don't get to sit on the sideline, point fingers, call names, feel good about ourselves, and go about our day because that person, over there, it's all their fault and they're so terrible. A righteous judgment lays the responsibility on us. We read it in Matthew 18. If your brother sins against you, they might be the one in the wrong, but the responsibility to do something is with us. And because it lays the responsibility on us, it requires action from us. We don't get to sit on the sideline. We actually have something we have to do if we're making a righteous judgment. And what we have to do is this: A righteous judgment is used to restore other people. A hypocritical one is used to shun other people. A righteous judgment is used to restore people. And we saw that in this passage of scripture. If your brother sins against you, go tell him his fault between you and him alone. And if he listens to you, you have gained your brother. The only reason we make a righteous judgment is because there's a broken relationship that needs to be brought back together. It's never to gossip, it's never to call people names, it's never to shun other people. It's always to seek restoration of a relationship that's been broken in some way.
And so, to summarize it all, a hypocritical judgment releases us of responsibility, but a righteous one lays it right on us, a hypocritical judgment requires no change from us. Nothing. A righteous one actually requires action from us. A hypocritical judgment, we use that to shun people, to push them to the side, but a righteous one seeks restoration with the person we're making the judgment about. That is the difference. And so, if that's true, I want to give you three things to think about. Three take-homes that I think we can chew on and munch on, this weekend, that I think will really, really help us.
So, here is the first one. In the story, we all want to be Jesus or the person with the speck in their eye, but we are the person with the log in our eye. Right? When we read stories, we never read ourselves as the villain. We always read ourselves as, “I'm so much more like this hero. I'm so much more like this great character who did great things.”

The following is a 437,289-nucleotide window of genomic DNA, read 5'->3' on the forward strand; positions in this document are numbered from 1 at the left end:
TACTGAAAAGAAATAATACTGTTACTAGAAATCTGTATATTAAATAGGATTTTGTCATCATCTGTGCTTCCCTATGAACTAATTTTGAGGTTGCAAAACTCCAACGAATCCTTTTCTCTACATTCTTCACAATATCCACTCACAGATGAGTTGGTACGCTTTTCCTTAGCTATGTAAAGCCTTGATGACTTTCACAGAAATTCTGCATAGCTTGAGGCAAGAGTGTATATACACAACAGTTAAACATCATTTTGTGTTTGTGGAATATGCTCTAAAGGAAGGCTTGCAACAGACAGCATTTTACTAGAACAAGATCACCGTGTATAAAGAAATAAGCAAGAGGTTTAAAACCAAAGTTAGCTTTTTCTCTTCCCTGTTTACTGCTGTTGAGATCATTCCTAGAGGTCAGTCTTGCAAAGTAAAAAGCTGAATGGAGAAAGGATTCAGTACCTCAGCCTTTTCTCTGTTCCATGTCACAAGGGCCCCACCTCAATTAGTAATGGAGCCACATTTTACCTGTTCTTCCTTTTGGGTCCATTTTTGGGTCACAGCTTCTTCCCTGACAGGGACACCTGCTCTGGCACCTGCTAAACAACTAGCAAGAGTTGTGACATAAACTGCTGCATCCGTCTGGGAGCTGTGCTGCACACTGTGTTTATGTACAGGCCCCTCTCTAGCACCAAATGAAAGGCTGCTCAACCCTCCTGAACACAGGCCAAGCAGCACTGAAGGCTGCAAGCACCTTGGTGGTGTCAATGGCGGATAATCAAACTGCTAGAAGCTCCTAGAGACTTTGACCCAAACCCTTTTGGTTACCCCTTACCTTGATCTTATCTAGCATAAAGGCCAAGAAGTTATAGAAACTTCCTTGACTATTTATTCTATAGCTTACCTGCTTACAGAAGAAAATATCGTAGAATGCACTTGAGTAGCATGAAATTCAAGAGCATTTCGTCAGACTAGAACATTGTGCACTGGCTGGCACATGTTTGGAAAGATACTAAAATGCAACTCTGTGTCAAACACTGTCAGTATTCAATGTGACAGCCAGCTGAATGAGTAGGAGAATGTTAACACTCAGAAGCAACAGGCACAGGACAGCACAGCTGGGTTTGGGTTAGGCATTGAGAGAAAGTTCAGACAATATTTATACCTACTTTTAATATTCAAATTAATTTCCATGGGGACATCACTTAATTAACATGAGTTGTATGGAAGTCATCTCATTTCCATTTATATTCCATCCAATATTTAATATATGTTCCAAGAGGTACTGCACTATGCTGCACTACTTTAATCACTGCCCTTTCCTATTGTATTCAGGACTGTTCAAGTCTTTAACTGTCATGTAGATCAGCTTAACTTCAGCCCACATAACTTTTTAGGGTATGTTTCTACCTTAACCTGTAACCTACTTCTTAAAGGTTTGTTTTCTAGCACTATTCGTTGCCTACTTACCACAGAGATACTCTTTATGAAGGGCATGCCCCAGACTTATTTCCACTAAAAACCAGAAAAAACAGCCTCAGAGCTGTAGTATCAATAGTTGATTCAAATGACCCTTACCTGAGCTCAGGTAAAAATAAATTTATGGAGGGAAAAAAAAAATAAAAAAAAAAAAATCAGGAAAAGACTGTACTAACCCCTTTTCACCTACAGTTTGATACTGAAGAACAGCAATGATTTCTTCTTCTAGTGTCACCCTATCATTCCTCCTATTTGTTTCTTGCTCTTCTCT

We never read ourselves as the bad guy. But if we're going to read this passage of scripture correctly, and if we're going to let it read us, shape us, and transform us, we've got to realize that Matthew intends for the reader to read it as the person with the log in their eye. And you can see that in the way he writes. “Why do you, reader — why do you see the speck that's in your brother's eye, but you don't notice the log that is in your own eye?”
These are all singular. You and yours. This is all talking to the reader, the person who's reading this. That's all of us. We're the person with the log. Or how can you say to your brother, “Let me take the speck out of your eye,” when there's a log in your own eye? And then we have another singular. You hypocrite. First, you’ve got to get the log out of your own eye, then you can help your brother with the speck in their eye. If we're going to read this story right, it's talking to us. It's reading our mail. We don't get to be Jesus, and we don't get to be the person with the speck in our eye. We're the person with the log in our eye.